In the course of the pending litigation the petitioner served interrogatories on MFA requesting, inter alia, the notes and investigative reports of the adjuster regarding his interviews with several named individuals as well as any statements taken from these persons. On the advice of counsel MFA refused to supply the requested information. The petitioner filed a motion to compel discovery under C.R.C.P. 37. The respondent court denied the petitioner's motion, ruling that the interrogatories sought "critical and privileged material between the insurance company and the insurance company's adjuster" and, therefore, such information was not discoverable. Although the respondent court did not particularize the nature of the privilege on which it relied in denying the petitioner's motion to compel, it is apparent that the only conceivable basis for the court's denial of discovery was the work product doctrine. We conclude that the respondent court abused its discretion in its summary denial of the petitioner's motion to compel discovery on the basis of the work product doctrine.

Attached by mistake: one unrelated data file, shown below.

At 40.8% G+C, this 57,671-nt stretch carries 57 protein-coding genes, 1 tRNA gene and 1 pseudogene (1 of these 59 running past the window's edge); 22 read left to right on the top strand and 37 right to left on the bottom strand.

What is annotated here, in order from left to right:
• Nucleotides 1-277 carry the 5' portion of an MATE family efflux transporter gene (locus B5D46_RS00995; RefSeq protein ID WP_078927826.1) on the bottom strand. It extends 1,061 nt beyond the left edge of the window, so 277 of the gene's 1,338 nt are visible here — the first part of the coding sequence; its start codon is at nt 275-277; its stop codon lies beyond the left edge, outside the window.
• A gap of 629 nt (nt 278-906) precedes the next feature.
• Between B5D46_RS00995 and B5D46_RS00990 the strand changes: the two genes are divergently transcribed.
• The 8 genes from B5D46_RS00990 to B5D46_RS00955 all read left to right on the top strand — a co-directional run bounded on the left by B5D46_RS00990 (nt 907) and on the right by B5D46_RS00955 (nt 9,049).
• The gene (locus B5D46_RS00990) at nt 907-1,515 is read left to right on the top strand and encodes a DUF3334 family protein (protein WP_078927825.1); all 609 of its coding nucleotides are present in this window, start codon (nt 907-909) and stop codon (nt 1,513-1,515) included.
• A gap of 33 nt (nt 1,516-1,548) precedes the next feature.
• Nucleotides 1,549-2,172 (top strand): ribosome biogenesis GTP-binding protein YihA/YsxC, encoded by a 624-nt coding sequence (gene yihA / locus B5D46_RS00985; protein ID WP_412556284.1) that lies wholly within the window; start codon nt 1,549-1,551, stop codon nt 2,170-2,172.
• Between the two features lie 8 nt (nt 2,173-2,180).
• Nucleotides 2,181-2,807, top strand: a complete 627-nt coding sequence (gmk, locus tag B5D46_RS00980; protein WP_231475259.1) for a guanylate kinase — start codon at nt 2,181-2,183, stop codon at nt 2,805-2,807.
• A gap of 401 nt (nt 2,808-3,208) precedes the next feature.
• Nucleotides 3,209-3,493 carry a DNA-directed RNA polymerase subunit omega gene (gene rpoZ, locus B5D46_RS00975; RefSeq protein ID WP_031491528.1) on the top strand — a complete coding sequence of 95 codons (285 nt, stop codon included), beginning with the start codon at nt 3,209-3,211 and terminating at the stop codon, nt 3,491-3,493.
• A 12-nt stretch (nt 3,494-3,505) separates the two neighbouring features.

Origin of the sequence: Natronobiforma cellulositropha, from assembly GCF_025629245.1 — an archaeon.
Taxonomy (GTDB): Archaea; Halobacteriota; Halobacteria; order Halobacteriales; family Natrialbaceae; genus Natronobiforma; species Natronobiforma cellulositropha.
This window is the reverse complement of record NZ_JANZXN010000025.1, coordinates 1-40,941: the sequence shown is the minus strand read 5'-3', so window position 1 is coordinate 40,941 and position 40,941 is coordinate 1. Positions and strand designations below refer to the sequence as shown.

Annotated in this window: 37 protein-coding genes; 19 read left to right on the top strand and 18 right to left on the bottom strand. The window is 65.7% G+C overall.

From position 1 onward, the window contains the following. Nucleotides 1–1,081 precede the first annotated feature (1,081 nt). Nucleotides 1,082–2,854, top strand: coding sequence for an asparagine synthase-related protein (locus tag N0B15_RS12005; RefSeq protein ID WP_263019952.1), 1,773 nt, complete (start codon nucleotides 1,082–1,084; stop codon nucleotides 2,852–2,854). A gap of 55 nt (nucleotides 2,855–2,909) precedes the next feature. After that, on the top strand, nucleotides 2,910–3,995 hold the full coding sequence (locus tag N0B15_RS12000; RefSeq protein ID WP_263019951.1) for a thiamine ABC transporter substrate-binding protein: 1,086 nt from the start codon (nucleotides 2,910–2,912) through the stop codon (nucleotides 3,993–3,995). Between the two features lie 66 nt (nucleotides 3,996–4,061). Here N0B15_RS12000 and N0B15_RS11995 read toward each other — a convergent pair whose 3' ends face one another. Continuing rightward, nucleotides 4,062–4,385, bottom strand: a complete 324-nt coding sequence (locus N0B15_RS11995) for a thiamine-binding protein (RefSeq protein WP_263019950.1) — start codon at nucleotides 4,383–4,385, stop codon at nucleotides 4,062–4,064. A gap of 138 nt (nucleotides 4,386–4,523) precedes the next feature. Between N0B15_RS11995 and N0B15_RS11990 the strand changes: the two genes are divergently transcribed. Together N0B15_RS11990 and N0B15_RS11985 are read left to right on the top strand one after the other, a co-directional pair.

II.

At the outset we recognize that orders pertaining to pretrial discovery are interlocutory in nature and generally are not reviewable in an original proceeding. However, we have not been reluctant to exercise our original jurisdiction when a pretrial order departs significantly from the standards prescribed by the rules of civil procedure and places a party at an unwarranted disadvantage in litigating the merits of his case. See, e.g., Sanchez v. District Court, Colo., 624 P.2d 1314 (1981); Seymour v. District Court, 196 Colo. 102, 581 P.2d 302 (1978); Tyler v. District Court, 193 Colo. 31, 561 P.2d 1260 (1977). The respondent court's denial of the petitioner's motion to compel discovery will preclude the petitioner from obtaining information vital to his claims for relief and justifies our exercise of original jurisdiction under the circumstances present here.

The general contours of discovery are outlined in C.R.C.P. 26. Rule 26(b)(1) authorizes the discovery of "any matter, not privileged, which is relevant to the subject matter involved in the pending action, whether it relates to the claim or defense of the party seeking discovery or the claim or defense of any other party...." The information sought need not be admissible at trial and is discoverable so long as it "appears reasonably calculated to lead to the discovery of admissible evidence." C.R.C.P. 26(b)(1). The purposes of pretrial discovery include the elimination of surprise at trial, the discovery of relevant evidence, the simplification of issues, and the promotion of expeditious settlement of cases. Cameron v. District Court, 193 Colo. 286, 565 P.2d 925 (1977). In keeping with these purposes we have consistently adhered to certain basic principles in resolving discovery disputes: